The pipeline has the capacity of transporting 216,000bopd and is operated by EACOP Ltd whose shareholders are Total Energies 62%, Uganda National Oil Company 15%, China’s CNOOC 8% and the Tanzania Petroleum Development Corporation 15%.
A report released in October 2022, by the US-based Climate Accountability Institute CIA states that the EACOP will produce vast amounts of carbon dioxide that will result in 379m tonnes of climate-heating pollution over a period of 25 years, the project’s shelf-life. This is far greater than estimates in the EACOP’s environmental impact assessment reports, which CIA notes accounted for a mere 1.8 percent of the project’s emissions and did not take into account downstream emissions such as transporting oil from the pipeline to global markets. The report further notes that in the years of peak oil flow, the associated emissions would be more than double those of Uganda and Tanzania in 2020.
A chart showing the full project emissions from construction to end use, 25-yr life source, Climate Accountability Institute
“The scale of TotalEnergies’ crude oil extraction and transport through the EACOP pipeline can not be mitigated by the company’s initiative to develop renewable energy sources and plant trees,” said Rick Heede ,author of the report.
Last year, the European Union’s Parliament passed a resolution urging the TotalEnergies and government of Uganda to abandon the EACOP project citing climate destruction and human rights concerns. President Yoweri Museveni responded to this resolution with a Twitter post where he stated that Europe’s failure to meet its climate goals should not be Africa’s problem.
“We will not allow African progress to be the victim of Europe’s failure to meet its own climate goals. It is morally bankrupt for Europeans to expect to take Africa’s fossil fuels for their own energy production but refuse to countenance African use of those same fuels for theirs,” he said
Total Energies has launched the Tilenga Biodiversity Program, an initiative aimed at protecting and conserving biodiversity in and around the Tilenga project area. Implementation of this program will include among others protection of 10,000 hectares of natural forest threatened by deforestation and the restoration of 1,000 hectares of tropical forest.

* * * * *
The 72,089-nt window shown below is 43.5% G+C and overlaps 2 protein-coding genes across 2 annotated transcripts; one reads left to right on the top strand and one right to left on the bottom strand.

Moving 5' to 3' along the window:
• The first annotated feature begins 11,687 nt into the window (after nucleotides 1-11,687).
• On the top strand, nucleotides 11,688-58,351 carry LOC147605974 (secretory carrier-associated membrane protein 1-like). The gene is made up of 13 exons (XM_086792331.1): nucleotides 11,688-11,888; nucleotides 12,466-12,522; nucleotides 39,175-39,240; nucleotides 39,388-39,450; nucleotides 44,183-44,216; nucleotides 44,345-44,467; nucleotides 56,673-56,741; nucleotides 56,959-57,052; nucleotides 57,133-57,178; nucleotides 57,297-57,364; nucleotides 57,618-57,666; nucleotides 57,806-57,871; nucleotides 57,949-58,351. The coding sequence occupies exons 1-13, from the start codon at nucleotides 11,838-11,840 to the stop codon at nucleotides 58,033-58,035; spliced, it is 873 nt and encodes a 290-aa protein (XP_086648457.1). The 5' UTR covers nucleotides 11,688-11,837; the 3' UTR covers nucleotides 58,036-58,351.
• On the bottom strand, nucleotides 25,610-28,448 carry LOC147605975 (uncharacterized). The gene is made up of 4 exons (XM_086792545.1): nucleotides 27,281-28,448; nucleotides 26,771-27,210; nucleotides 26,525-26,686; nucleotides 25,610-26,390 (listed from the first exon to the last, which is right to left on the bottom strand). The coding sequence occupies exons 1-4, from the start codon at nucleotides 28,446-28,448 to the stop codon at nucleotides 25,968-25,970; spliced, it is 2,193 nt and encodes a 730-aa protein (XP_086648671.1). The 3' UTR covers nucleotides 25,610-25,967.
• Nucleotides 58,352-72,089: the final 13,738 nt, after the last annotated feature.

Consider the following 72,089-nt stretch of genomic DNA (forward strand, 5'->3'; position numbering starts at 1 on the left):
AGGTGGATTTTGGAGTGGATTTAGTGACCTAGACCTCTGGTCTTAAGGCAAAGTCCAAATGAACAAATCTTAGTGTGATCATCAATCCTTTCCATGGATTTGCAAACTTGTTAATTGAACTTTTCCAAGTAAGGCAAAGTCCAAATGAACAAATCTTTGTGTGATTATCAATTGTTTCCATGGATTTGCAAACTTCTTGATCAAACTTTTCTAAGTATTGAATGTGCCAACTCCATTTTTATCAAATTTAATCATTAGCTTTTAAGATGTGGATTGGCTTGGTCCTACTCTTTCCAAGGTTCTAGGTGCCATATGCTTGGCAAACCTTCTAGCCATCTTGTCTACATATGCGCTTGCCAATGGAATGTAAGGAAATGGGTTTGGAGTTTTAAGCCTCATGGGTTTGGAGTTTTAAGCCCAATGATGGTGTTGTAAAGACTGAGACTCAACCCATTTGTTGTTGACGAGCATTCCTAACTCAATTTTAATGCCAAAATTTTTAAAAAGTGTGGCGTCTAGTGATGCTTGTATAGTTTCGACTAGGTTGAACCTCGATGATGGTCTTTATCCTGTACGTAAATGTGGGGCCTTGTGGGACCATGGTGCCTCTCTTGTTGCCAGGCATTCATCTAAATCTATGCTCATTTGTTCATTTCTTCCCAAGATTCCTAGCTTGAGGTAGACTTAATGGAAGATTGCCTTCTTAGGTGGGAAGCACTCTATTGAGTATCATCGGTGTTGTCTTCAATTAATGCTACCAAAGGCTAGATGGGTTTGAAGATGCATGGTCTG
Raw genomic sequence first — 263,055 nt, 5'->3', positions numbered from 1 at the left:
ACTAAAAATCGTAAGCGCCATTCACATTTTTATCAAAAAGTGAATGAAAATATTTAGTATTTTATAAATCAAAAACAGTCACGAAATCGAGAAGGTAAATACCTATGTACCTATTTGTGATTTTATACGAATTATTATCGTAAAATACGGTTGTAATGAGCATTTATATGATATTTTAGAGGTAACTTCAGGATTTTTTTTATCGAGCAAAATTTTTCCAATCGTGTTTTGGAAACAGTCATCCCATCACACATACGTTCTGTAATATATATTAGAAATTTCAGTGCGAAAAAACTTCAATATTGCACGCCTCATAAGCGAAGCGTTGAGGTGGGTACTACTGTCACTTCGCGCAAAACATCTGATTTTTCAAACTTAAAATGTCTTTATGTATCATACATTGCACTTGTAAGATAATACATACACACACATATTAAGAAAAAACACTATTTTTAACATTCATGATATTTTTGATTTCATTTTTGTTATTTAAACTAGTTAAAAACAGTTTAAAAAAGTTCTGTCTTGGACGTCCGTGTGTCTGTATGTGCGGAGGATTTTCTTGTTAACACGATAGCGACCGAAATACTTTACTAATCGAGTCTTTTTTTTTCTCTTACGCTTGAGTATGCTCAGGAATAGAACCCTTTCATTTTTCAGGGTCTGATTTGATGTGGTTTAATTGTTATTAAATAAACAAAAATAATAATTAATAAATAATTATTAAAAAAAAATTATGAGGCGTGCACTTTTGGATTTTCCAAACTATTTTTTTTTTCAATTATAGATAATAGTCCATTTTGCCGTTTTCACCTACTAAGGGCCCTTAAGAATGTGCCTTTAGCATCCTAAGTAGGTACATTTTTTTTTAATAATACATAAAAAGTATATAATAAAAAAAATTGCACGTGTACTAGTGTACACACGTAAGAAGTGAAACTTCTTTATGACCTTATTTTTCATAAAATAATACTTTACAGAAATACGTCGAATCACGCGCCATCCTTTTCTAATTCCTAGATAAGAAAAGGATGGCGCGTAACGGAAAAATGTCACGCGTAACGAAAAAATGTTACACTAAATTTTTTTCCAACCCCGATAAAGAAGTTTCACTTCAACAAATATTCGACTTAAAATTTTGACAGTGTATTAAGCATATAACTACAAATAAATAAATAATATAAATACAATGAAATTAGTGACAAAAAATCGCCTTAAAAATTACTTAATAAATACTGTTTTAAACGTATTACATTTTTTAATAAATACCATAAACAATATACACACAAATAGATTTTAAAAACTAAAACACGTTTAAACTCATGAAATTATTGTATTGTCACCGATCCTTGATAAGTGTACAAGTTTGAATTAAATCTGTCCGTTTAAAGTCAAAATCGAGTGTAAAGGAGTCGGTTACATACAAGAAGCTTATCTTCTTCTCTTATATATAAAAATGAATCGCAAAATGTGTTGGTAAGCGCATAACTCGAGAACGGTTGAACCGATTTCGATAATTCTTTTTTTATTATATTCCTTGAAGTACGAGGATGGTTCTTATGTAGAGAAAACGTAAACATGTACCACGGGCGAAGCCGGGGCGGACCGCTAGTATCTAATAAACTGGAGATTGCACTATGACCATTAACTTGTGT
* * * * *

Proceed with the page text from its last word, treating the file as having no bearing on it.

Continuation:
“We are mindful of the sensitive context within which we are undertaking our activities. We have thus made a commitment to ensure that we implement action plans designed to produce a net positive impact on biodiversity,” Groueix stated in a statement posted on the Total Energies website.
But activists are not persuaded. Some have formed a campaign called #STOPEACOP . They want government and TotalEnergies to halt oil projects in order to demonstrate their commitment to carbon reduction and energy transition.
“Most fossil projects have between 25-30 year life spans. Getting into this type of investment will definitely undermine any safer alternatives and will lock a country on dirty fuel for decades, and potentially leave them with stranded assets,” says Abiud Onyach the STOPEACOP Communications and Digital associate
Total energies also has an ongoing lawsuit filed in France, where a number of environmental organizations accuse the company of greenwashing and “misleading consumers about its efforts to combat climate change.”
“Total Energies says they will leave a “net positive impact on biodiversity” but it is part of their greenwashing. You cannot have a positive impact on biodiversity with oil wells in a naturally protected area, and with a pipeline crossing many fragile ecosystems,” says Renaud.